Subsistence users near Dillingham can dip net this summer, and they can catch fish any time they like because the Board of Fisheries voted to remove a schedule that restricted subsistence fishing in the area to three days per week during peak sockeye season.
Discussions concluded Friday, after attendees provided input on the 47 subsistence, commercial and sport fishing proposals. The board begins deliberations on Group 1 proposals tomorrow. Tune into KDLG 670 AM during the meeting to listen live!
The Alaska Board of Fisheries will vote on 47 proposals at the Bristol Bay Finfish meeting this week. Advisory committee reports will be a major factor. At their meetings, the Lake Iliamna and Lower Bristol Bay ACs weighed in on the contentious and recurring issue of permit stacking.
After a couple of record breaking years in Bristol Bay, the Alaska Department of Fish and Game is forecasting the 2019 sockeye salmon season will be slightly below the 10-year-average and slightly above the long-term average.
The Alaska Board of Fisheries will take up 47 proposals at the Bristol Bay Finfish meeting in Dillingham this November. As the Nushagak and Naknek-Kvichak Fish and Game Advisory Committees decided which proposals they will support, permit stacking and subsistence regulations weighed heavily in the discussions.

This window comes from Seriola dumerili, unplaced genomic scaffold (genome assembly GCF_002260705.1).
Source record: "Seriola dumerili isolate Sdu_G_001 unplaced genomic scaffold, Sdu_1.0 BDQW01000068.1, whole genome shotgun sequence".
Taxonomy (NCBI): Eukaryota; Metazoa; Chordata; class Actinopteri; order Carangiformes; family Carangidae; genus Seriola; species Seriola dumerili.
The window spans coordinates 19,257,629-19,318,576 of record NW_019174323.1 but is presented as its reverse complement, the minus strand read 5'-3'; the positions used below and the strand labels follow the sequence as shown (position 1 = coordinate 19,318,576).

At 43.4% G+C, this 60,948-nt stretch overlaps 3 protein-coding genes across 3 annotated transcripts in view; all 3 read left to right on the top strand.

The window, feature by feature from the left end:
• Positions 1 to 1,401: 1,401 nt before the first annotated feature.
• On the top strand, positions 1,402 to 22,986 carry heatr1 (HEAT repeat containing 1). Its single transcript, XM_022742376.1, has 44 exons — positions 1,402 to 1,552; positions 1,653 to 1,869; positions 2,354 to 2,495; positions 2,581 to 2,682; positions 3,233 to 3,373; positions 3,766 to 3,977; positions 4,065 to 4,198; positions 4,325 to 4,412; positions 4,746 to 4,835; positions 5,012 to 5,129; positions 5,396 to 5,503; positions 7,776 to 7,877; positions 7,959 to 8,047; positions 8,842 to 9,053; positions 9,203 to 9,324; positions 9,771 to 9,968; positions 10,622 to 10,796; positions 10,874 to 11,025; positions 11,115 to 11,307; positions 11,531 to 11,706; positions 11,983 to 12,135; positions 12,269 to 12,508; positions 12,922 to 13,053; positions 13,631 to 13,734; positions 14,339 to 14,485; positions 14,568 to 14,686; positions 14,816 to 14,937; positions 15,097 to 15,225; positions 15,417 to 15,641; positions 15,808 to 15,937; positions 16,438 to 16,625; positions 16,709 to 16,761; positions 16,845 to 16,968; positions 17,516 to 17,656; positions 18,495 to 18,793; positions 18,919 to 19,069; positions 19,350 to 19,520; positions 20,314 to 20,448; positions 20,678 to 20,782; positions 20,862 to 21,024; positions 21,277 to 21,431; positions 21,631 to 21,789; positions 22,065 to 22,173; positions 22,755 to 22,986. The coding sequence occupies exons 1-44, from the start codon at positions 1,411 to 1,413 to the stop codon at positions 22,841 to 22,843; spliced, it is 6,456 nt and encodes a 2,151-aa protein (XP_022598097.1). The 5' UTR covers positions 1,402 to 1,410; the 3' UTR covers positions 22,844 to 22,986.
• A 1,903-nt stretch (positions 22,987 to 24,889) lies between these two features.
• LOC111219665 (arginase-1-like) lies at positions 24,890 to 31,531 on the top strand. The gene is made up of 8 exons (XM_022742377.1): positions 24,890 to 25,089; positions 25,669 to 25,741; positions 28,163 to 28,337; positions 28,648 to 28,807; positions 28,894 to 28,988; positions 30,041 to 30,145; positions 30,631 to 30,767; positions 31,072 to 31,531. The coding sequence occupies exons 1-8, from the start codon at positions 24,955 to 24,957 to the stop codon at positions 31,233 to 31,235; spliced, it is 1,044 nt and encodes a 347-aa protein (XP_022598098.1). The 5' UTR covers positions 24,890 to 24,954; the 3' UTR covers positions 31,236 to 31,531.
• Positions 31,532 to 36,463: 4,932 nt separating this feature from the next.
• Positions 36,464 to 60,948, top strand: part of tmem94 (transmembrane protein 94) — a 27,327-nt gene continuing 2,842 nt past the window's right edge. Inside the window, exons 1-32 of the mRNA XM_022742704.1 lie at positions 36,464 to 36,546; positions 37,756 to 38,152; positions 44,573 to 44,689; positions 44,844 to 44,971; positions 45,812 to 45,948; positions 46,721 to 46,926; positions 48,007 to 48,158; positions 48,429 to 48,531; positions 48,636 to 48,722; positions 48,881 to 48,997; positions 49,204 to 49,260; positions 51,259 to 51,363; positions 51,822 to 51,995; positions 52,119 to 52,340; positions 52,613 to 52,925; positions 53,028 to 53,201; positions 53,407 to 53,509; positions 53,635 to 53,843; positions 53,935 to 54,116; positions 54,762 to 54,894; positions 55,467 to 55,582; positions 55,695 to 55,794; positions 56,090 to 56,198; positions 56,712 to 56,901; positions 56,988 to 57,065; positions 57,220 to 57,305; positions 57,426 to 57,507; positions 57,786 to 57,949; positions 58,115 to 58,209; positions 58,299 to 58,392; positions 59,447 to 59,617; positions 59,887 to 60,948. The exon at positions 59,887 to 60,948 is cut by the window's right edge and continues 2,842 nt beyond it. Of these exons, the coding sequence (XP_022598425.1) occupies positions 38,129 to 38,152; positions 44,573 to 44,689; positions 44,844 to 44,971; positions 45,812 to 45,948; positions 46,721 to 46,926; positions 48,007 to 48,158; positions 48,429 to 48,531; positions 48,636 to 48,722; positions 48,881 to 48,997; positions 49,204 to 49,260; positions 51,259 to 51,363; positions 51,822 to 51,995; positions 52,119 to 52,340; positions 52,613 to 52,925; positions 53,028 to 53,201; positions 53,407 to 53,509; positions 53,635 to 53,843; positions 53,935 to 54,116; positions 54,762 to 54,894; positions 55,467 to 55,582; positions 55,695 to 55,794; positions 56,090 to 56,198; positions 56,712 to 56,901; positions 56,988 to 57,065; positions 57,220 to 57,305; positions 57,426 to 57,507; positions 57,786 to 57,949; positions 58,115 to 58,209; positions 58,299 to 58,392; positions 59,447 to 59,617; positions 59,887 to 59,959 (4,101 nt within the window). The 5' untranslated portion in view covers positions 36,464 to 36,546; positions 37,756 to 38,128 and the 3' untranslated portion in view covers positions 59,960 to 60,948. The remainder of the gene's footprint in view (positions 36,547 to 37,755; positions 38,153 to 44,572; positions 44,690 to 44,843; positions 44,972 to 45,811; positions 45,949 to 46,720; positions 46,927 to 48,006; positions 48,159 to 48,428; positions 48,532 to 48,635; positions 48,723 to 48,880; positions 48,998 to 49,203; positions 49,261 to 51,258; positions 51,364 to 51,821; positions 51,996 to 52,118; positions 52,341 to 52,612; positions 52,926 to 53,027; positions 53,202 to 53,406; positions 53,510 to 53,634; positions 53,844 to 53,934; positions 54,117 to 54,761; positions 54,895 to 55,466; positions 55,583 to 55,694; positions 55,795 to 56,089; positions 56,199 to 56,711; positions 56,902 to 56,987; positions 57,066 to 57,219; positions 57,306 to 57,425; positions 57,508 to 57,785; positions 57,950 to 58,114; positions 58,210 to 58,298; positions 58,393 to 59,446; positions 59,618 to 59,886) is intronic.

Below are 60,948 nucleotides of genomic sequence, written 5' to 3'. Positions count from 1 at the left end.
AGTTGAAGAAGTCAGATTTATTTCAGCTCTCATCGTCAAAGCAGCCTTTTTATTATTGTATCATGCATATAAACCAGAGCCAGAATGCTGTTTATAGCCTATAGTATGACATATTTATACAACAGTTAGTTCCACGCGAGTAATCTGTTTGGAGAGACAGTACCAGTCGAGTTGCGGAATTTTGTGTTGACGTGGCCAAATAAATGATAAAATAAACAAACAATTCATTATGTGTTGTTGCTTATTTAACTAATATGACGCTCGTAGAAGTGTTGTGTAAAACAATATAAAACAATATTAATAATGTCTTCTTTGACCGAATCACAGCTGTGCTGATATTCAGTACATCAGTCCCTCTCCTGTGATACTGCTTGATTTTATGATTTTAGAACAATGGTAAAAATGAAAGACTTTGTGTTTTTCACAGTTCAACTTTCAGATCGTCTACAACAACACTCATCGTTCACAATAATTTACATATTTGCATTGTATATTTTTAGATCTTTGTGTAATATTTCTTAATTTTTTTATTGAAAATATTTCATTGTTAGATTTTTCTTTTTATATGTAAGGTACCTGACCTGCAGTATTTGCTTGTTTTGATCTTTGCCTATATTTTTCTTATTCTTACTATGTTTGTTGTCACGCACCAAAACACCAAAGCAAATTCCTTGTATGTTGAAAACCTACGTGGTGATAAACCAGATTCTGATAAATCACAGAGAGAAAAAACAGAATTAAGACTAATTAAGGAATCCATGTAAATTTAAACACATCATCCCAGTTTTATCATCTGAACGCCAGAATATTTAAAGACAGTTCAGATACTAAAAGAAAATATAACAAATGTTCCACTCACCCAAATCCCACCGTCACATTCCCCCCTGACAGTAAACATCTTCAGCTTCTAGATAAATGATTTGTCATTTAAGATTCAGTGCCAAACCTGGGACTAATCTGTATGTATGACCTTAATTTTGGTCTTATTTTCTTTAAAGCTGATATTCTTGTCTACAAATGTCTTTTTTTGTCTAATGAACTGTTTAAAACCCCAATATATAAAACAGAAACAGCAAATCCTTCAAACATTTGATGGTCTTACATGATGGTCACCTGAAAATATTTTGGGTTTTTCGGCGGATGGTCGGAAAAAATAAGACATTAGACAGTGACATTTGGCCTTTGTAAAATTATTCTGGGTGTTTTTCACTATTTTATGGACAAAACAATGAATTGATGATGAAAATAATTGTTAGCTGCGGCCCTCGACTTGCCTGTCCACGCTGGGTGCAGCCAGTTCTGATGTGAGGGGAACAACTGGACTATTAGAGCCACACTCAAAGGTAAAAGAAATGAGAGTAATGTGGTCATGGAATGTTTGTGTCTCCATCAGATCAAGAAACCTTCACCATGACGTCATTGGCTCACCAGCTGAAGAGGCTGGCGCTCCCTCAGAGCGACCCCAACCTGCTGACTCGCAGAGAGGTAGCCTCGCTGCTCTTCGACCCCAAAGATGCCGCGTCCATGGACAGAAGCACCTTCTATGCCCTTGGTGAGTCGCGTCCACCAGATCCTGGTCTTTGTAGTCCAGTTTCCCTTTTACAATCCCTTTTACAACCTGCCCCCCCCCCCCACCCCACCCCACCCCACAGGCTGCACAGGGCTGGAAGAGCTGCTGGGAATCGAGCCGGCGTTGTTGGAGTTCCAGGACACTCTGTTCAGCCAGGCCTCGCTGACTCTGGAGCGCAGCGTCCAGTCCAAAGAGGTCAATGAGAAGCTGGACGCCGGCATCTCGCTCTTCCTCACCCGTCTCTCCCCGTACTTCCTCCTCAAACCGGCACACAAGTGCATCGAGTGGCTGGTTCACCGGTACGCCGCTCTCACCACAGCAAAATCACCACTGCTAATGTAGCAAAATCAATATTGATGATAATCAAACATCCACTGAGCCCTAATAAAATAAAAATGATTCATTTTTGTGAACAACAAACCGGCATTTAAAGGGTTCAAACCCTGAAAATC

Small boats fishing for cod in state waters are getting more of the Bering Sea quota, thanks to a recent Alaska Board of Fisheries decision. Some stakeholders, including the Bristol Bay Economic Development Corporation, are voicing concern.
It was a rollercoaster salmon season around Bristol Bay this summer. West side districts saw their largest sockeye runs on record. East side districts saw their latest red runs on record. In the end, every river in the bay made its escapement goal.
The exvessel value per permit has been over $100,000 for the past 10 years in the Chignik Management Area. This year, the entire fishery brought in $3000, according to the Alaska Department of Fish and Game's season summary.